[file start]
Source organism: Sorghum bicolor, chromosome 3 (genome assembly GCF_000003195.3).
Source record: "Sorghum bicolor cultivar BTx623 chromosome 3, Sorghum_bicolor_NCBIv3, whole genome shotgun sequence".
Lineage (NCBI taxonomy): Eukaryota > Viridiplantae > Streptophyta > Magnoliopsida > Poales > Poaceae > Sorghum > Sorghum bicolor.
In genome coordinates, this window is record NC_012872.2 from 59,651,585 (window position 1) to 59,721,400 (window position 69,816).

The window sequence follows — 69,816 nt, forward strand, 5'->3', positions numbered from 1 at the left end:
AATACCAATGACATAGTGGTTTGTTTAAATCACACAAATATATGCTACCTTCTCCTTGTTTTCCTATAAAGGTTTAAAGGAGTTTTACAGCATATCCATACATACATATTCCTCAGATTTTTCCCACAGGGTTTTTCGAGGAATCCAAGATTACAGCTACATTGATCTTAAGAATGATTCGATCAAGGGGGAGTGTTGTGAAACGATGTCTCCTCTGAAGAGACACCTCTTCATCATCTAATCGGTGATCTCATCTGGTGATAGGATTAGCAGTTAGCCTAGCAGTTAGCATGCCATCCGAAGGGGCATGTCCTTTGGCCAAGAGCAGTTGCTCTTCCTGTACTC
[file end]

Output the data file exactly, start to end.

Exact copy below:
Source organism: Sorghum bicolor, chromosome 3 (genome assembly GCF_000003195.3).
Source record: "Sorghum bicolor cultivar BTx623 chromosome 3, Sorghum_bicolor_NCBIv3, whole genome shotgun sequence".
Lineage (NCBI taxonomy): Eukaryota > Viridiplantae > Streptophyta > Magnoliopsida > Poales > Poaceae > Sorghum > Sorghum bicolor.
In genome coordinates, this window is record NC_012872.2 from 59,651,585 (window position 1) to 59,721,400 (window position 69,816).

The window sequence follows — 69,816 nt, forward strand, 5'->3', positions numbered from 1 at the left end:
AATACCAATGACATAGTGGTTTGTTTAAATCACACAAATATATGCTACCTTCTCCTTGTTTTCCTATAAAGGTTTAAAGGAGTTTTACAGCATATCCATACATACATATTCCTCAGATTTTTCCCACAGGGTTTTTCGAGGAATCCAAGATTACAGCTACATTGATCTTAAGAATGATTCGATCAAGGGGGAGTGTTGTGAAACGATGTCTCCTCTGAAGAGACACCTCTTCATCATCTAATCGGTGATCTCATCTGGTGATAGGATTAGCAGTTAGCCTAGCAGTTAGCATGCCATCCGAAGGGGCATGTCCTTTGGCCAAGAGCAGTTGCTCTTCCTGTACTC